Will the FDA Recall Invokana, Farxiga, Jardiance or Other SGLT2 Diabetes Drugs?



Since the new-generation diabetes hit the market in March 2013, a number of serious safety concerns have emerged over the potential side effects of Invokana, including a risk of leg and foot amputations, diabetic ketoacidosis and kidney failure.

As information has come to light, many individuals have raised questions about whether the minimal benefits provided by the medication are outweighed by the risk, and whether an Invokana recall should be issued to protect consumers.

Many diabetes patients placed on Invokana have suffered severe and often life-threatening injury, which may have been avoided if another drug had been prescribed. However, it is unlikely that the FDA will remove Invokana from the market, as stronger warnings can likely address many of the safety concerns and avoid the need to recall Invokana and other SGLT2 inhibitors entirely.

Invokana Warnings

With additional information about the potential Invokana injury risks, doctors and users will be armed with accurate and sufficient information to decide for themselves whether to use the medication.

In May 2015, the FDA issued a drug safety communication warning about the Invokana diabetic ketoacidosis risk, indicating for the first time that a large number of adverse event reports have been received from users of SGLT2 inhibitors since Invokana hit the market.

On December 4, 2015, the agency announced that it was requiring new label warnings on Invokana and similar diabetes drugs, which would warn patients to stop using the drug immediately and seek medical assistance if they began experiencing signs of ketoacidosis.

Diabetic ketoacidosis involves high acid levels in the blood, which may cause symptoms like nausea, vomiting, severe abdominal pain, dehydration, difficulty breathing, low blood pressure and heart problems. While diabetic ketoacidosis is often linked to type 1 diabetics, these reports were coming in from type 2 diabetics using Invokana and other similar drugs. All of the cases the FDA investigated resulted in the consumer being hospitalized, and users may be able to avoid serious consequences in the future if they are aware of the importance of monitoring for early warning signs of ketoacidosis.

The same month the FDA first announced that they are reviewing the diabetic ketoacidosis warnings, a report published by the Institute for Safe Medication Practices (SMP) highlighted a potential link between Invokana and kidney failure, identifying incidents where users experienced kidney failure, kidney impairment, kidney stones, urinary tract infections, fungal infections, dehydration, hypersensitivity and unusual weight loss.

The ISMP openly questioned whether Invokana should remain on the market, suggesting that the drug’s risks may outweigh any benefits. However, at a minimum, information about the kidney risks should be added more clearly to the warning label.

Concerns about potential amputation risks were raised by the FDA in May 2016, following a number of studies that raised alarms in the medical community. In May 2017, the FDA announced that new label information about the Invokana amputation side effects would be placed prominently in a “black box”, which is the strongest warning that can be required for a prescription medication.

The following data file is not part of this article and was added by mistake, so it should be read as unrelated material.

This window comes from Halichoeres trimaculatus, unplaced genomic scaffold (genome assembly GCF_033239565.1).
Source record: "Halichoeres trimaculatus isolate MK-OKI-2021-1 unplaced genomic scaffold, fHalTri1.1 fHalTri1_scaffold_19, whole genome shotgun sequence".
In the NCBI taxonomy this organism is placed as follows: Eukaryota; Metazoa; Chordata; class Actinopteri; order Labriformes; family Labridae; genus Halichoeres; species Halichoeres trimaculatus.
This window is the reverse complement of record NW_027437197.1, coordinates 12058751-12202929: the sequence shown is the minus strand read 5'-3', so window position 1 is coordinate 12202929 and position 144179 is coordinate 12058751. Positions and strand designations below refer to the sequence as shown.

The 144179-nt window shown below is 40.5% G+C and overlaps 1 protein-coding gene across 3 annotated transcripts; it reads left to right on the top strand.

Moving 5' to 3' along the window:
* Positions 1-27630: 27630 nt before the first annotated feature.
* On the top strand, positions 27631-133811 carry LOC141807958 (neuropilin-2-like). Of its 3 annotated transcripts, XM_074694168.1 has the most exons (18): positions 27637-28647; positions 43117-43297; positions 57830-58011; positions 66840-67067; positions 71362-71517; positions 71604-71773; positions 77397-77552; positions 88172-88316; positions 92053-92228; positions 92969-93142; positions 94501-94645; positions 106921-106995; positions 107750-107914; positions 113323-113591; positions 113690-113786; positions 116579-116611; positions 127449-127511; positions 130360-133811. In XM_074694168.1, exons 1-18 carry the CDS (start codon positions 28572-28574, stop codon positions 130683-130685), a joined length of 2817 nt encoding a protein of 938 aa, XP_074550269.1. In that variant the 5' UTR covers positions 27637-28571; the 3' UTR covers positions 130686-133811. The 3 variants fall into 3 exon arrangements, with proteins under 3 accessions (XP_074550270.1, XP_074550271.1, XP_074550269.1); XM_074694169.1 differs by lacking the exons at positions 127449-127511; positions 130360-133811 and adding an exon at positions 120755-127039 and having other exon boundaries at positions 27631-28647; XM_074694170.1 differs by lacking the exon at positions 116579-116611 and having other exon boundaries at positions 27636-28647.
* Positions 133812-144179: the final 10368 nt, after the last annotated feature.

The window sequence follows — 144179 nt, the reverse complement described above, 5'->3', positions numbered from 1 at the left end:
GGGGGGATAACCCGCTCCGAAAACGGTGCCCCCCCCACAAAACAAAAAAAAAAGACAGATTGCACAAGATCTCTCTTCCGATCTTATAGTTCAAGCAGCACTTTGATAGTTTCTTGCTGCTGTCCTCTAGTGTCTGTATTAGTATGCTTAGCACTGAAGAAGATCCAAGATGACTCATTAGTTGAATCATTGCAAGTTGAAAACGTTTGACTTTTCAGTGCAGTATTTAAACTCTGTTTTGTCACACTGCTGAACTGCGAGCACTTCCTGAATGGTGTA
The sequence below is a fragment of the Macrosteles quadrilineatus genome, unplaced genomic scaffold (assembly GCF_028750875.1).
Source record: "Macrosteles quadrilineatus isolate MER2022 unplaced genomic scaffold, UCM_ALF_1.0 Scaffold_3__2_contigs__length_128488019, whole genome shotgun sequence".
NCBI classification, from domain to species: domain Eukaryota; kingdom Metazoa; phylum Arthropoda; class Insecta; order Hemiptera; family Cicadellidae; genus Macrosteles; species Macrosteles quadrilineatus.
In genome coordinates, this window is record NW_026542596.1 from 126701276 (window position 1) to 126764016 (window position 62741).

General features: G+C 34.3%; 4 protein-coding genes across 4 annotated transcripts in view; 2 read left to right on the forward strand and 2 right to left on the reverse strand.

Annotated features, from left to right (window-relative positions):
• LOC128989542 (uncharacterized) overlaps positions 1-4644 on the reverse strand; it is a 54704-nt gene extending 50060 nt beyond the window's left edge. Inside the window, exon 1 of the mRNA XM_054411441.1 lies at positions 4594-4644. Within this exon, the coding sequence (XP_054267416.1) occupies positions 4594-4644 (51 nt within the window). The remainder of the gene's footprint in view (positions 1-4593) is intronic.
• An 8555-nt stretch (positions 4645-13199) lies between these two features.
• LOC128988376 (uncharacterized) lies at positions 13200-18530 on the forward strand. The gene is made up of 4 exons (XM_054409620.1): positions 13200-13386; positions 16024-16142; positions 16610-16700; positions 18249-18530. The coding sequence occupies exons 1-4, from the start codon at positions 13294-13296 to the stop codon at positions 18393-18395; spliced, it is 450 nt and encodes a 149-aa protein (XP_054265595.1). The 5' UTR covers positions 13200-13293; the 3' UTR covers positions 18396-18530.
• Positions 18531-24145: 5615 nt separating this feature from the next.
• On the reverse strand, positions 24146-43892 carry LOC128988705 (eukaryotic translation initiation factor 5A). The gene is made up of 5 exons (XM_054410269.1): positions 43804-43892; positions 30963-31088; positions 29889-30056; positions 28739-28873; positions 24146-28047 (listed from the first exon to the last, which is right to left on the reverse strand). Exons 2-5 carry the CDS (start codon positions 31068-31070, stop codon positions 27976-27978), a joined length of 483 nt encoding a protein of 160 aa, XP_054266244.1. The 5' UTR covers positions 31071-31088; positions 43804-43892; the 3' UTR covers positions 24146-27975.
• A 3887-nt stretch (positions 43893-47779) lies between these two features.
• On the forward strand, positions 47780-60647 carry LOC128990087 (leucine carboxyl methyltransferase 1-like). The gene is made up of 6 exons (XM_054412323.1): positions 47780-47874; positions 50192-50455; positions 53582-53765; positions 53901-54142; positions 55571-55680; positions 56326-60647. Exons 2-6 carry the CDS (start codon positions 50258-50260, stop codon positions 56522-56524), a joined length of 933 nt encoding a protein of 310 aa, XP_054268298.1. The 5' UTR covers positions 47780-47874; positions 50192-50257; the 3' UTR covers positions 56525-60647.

Strengthened warnings may have a similar impact to a recall, as Invokana may not be considered a safe or effective treatment option when users are aware that they may face an increased risk of diabetic ketoacidosis, amputation problems, kidney failure or wrongful death.

Invokana Recall Lawsuits

As a result of the drug makers’ decision to place their desire for profits before consumer safety, withholding information and warnings from consumers, former users have pursued financial compensation through an Invokana injury settlement.

Allegations raised in complaints filed nationwide indicated that Johnson & Johnson’s Janssen unit should have provided stronger warnings or recalled Invokana once reports of kidney failure, amputations, ketoacidosis and wrongful death began to surface among users of the drug.

If warnings had been provided, many users may have avoided serious injury by choosing not to use the new type of diabetes drug, which provides little, if any, benefits over other available treatments for most diabetics.

At this time, our Invokana attorneys are only reviewing additional cases for individuals who required an amputation following use of this medication. To find out whether you or a loved one may have a case, request a free consultation and claim evaluation.

Austin Kirk

Last Updated September 1, 2017

3 Comments • Add Your Comments

  • Martha says:

    My doctor gave me this medicine and I have problems in my toes

    Posted on June 20, 2019 at 6:40 pm

  • Janice says:

    I have started to feel something like throbbing pain in my toes which I’ve never felt before

    Posted on April 5, 2020 at 12:27 pm

  • Elizabeth says:

    I started Invocana just over a year ago. In about a month I began to feel very weird. I do not remember much of what happened, and drove 100 plus miles with no memory other than talking to a dog who had died 20 years before. I went into stores with no memory of it. I was so wiped out I spent the weekend on the couch in and out of it. I remember wanting salt badly but felt too sick to get up and go to the kitchen. At the same time I was dehydrated. Later, my doctor told me that my sugar dropped fast in a relatively short time and my brain shrunk causing these symptoms. It was very bad. Invocana worked great at dropping my sugar but I did have that experience.

    Posted on July 14, 2020 at 2:25 pm

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